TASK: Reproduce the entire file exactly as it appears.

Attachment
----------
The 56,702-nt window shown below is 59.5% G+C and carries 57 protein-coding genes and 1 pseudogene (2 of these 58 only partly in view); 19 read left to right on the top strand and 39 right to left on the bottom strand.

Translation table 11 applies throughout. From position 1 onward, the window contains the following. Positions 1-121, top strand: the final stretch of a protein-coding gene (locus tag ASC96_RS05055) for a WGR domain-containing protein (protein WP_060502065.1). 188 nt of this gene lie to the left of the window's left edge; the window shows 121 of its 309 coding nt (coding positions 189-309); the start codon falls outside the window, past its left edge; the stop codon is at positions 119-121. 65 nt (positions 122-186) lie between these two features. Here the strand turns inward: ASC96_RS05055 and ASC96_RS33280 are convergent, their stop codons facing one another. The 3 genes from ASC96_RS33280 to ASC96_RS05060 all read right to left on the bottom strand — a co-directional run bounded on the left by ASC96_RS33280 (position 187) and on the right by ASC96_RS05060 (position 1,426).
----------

The 56,702-nt window shown below is 59.5% G+C and carries 57 protein-coding genes and 1 pseudogene (2 of these 58 only partly in view); 19 read left to right on the top strand and 39 right to left on the bottom strand.

Translation table 11 applies throughout. From position 1 onward, the window contains the following. Positions 1-121, top strand: the final stretch of a protein-coding gene (locus tag ASC96_RS05055) for a WGR domain-containing protein (protein WP_060502065.1). 188 nt of this gene lie to the left of the window's left edge; the window shows 121 of its 309 coding nt (coding positions 189-309); the start codon falls outside the window, past its left edge; the stop codon is at positions 119-121. 65 nt (positions 122-186) lie between these two features. Here the strand turns inward: ASC96_RS05055 and ASC96_RS33280 are convergent, their stop codons facing one another. The 3 genes from ASC96_RS33280 to ASC96_RS05060 all read right to left on the bottom strand — a co-directional run bounded on the left by ASC96_RS33280 (position 187) and on the right by ASC96_RS05060 (position 1,426).